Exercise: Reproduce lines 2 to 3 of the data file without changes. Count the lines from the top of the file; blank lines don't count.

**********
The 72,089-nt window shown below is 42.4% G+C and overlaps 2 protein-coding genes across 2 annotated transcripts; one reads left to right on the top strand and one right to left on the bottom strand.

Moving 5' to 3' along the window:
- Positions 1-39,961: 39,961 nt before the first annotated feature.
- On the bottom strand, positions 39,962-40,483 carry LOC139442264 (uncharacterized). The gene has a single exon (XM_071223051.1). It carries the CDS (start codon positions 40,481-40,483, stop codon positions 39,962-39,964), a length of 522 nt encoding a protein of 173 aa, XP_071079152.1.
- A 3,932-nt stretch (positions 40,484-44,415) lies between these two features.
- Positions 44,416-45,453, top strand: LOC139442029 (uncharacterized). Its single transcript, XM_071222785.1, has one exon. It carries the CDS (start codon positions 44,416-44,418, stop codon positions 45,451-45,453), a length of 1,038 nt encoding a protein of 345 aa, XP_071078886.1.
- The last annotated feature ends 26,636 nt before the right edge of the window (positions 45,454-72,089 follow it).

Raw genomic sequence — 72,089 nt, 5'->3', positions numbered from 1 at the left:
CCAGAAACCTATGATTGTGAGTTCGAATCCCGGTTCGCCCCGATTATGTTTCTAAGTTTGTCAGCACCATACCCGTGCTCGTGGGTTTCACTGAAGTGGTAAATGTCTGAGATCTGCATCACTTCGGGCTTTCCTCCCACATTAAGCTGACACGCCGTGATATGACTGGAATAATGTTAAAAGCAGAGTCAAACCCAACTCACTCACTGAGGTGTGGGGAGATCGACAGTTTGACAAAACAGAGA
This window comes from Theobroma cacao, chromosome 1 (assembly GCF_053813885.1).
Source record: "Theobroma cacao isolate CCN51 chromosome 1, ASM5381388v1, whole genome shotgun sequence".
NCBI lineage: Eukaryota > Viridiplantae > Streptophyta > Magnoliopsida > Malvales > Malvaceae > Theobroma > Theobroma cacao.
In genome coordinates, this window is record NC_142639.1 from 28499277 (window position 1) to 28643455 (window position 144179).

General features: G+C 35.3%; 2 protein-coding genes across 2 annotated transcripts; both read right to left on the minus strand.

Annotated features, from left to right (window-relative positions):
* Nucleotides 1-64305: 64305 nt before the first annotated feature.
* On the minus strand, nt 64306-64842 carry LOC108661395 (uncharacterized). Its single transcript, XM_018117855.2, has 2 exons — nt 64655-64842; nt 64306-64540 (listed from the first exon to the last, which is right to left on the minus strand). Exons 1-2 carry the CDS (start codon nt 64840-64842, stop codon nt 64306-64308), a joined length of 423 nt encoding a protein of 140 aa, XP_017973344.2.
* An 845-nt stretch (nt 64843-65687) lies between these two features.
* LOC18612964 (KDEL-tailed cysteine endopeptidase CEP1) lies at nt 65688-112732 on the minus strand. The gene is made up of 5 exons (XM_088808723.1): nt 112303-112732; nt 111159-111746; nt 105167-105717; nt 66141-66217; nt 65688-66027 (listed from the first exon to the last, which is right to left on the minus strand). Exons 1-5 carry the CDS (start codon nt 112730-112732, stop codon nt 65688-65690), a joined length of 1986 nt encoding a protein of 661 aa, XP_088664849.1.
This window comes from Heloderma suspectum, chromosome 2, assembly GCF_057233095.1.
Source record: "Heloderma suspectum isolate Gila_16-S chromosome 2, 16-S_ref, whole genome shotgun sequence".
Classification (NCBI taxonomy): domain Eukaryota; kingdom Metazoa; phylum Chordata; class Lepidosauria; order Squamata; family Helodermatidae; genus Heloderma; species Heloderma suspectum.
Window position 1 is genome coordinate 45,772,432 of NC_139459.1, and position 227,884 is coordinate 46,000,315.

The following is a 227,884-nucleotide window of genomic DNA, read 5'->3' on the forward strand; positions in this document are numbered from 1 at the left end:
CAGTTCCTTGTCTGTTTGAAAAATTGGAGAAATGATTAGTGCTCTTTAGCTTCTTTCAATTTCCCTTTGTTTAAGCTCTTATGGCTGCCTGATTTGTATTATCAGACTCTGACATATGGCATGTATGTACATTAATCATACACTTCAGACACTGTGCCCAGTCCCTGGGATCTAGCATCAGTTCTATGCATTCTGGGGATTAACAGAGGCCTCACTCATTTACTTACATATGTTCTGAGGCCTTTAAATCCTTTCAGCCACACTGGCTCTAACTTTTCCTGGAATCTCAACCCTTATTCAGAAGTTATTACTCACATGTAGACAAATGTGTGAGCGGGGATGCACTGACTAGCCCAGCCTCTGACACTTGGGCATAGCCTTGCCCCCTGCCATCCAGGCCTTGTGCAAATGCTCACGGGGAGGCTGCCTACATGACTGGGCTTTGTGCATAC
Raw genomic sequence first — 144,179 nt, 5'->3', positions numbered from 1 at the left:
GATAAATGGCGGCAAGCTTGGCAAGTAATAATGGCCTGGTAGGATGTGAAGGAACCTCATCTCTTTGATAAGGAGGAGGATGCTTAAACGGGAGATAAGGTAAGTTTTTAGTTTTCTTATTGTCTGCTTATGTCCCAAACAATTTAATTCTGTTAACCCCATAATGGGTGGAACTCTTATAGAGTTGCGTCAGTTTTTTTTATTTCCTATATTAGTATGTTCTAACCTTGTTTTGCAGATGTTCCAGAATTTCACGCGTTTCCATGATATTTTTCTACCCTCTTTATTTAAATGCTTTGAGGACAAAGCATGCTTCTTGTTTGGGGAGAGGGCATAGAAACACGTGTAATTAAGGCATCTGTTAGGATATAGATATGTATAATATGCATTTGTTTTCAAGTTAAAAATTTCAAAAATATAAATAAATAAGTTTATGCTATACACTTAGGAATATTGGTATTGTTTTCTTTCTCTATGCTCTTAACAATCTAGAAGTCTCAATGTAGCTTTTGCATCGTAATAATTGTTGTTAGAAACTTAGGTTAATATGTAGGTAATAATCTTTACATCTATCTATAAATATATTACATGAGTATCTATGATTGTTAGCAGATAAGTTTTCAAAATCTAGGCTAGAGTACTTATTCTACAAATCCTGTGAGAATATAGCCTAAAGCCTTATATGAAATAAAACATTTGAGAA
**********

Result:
Moving 5' to 3' along the window:
- Positions 1-39,961: 39,961 nt before the first annotated feature.